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Meta’s SeamlessM4T AI Model Translates Voice, Text into 100 Languages
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Meta’s SeamlessM4T AI Model Translates Voice, Text into 100 Languages

Hayo News
Hayo News
September 1st, 2023

Meta wants to build a universal translator – you can try its latest attempt for yourself

Meta debuts AI model SeamlessM4T that can translate audio and text between 100+ languages. SeamlessM4T outperforms OpenAI’s Whisper and AudioPaLM-2 from Google while also filtering toxic inputs.

Meta has debuted SeamlessM4T, a new multimodal AI model that can translate audio into text and text to speech. The new model supports around 100 languages and can perform:

Automatic speech recognition Speech-to-text translation Speech-to-speech translation Text-to-text translation Text-to-speech translation

Meta’s AI team said in a blog post unveiling SeamlessM4T, that the new model “is an important breakthrough in the AI community’s quest to create universal multitask systems.” The team plans to explore how SeamlessM4T can evolve to “enable new communication capabilities—ultimately bringing us closer to a world where everyone can be understood.”

How to access SeamlessM4T

Meta is giving a public release under a CC BY-NC 4.0 license. The company wants researchers and developers to “build on this work.” It is also releasing the metadata for SeamlessAlign, a multimodal translation dataset built to power the model. SeamlessAlign encompasses a total of 270,000 hours of mined speech and text alignments. You can download the code, model and data here.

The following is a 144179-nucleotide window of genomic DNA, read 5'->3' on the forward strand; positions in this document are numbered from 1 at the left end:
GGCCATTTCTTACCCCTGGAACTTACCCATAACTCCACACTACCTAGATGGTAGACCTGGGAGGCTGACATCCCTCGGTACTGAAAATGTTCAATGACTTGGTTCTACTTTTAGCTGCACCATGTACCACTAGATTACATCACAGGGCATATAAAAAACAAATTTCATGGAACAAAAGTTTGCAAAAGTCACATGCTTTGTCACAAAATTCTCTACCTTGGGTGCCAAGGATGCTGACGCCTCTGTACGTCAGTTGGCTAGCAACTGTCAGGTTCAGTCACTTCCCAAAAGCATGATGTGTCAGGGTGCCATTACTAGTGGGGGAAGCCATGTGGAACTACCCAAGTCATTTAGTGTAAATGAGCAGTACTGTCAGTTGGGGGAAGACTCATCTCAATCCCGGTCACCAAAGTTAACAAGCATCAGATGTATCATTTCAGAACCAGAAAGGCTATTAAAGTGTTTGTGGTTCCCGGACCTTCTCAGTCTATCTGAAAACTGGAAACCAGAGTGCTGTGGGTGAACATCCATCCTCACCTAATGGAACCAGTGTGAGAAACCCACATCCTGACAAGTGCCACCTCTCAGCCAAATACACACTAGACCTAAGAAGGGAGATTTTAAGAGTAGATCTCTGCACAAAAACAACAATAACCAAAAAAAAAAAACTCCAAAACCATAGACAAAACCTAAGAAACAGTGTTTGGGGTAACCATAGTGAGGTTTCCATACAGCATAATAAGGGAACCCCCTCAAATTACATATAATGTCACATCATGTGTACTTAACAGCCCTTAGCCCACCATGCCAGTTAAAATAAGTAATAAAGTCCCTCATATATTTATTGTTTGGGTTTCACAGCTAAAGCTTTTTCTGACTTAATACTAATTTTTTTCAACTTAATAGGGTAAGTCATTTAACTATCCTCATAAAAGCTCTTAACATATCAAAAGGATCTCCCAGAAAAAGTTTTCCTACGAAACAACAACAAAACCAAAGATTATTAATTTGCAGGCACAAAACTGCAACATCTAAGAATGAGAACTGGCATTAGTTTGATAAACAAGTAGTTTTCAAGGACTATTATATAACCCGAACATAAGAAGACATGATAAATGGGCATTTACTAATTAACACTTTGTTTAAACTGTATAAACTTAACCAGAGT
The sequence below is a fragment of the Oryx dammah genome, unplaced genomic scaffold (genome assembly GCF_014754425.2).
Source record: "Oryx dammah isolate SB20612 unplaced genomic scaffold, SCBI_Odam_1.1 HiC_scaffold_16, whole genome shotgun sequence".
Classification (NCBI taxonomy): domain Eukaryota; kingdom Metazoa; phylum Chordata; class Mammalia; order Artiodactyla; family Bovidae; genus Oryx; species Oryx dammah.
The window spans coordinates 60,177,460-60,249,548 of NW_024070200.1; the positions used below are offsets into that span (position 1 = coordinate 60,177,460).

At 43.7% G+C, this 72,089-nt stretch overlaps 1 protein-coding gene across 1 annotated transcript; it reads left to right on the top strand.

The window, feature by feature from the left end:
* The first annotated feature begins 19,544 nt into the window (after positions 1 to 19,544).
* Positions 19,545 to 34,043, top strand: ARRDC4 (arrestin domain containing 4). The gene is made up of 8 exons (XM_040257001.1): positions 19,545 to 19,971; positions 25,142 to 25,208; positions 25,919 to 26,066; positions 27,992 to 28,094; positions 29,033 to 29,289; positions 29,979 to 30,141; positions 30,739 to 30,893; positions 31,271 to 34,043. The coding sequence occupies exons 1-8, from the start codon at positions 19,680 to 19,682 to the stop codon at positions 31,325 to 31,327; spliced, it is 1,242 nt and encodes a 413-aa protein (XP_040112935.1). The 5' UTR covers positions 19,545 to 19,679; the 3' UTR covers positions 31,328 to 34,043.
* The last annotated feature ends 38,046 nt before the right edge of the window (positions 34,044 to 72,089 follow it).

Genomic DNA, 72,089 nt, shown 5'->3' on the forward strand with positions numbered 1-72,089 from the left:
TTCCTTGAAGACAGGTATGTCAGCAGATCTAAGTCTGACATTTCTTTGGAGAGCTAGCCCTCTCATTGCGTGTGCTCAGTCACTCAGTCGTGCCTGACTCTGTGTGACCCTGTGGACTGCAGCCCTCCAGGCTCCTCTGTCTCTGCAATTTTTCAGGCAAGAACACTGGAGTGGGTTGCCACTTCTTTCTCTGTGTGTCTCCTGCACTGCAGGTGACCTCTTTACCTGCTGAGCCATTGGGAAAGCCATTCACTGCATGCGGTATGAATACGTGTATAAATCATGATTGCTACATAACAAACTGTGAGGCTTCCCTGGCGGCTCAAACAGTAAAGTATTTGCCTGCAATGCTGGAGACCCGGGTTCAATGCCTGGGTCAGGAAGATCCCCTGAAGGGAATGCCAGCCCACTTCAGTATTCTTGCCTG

How to try SeamlessM4T

You can give SeamlessM4T a go via two interactive demos. Meta has built a test environment for you to try SeamlessM4T. It’s accessible here: https://seamless.metademolab.com/

1 - Record a complete sentence in the language of your choice.

2 - Select up to three languages to translate the sentence into.

3 - See the transcription and listen to the translations.

The demo is not without its flaws, however, as Meta notes that it can produce translations that are not accurate or change the meaning of the words you've spoken. As you can see above, the results widely differ – from talking about trumpets in English to the formation of the UAE in Dutch, when the input was talking about the video game Among Us. There’s also a demo to try via HuggingFace - https://huggingface.co/spaces/facebook/seamless_m4t Users can try out the different variations of tasks SeamlessM4T can perform and can listen to examples in French, Spanish, Hindi and Mandarin Chinese. With the Hugging Face demo, users can drop audio files in for the model to translate or even record new input via their device’s microphone.

Technical talk: How does SeamlessM4T work?

In its SeamlessM4T announcement, Meta’s AI researchers explore the possibility of building a universal language translator akin to the Babel fish in The Hitchhiker’s Guide to the Galaxy. The challenge to achieve this is that speech-to-speech and speech-to-text systems “only cover a small fraction of the world’s languages,” Meta’s researchers contend, adding that as such models leverage large amounts of data, they generally perform well for only one modality.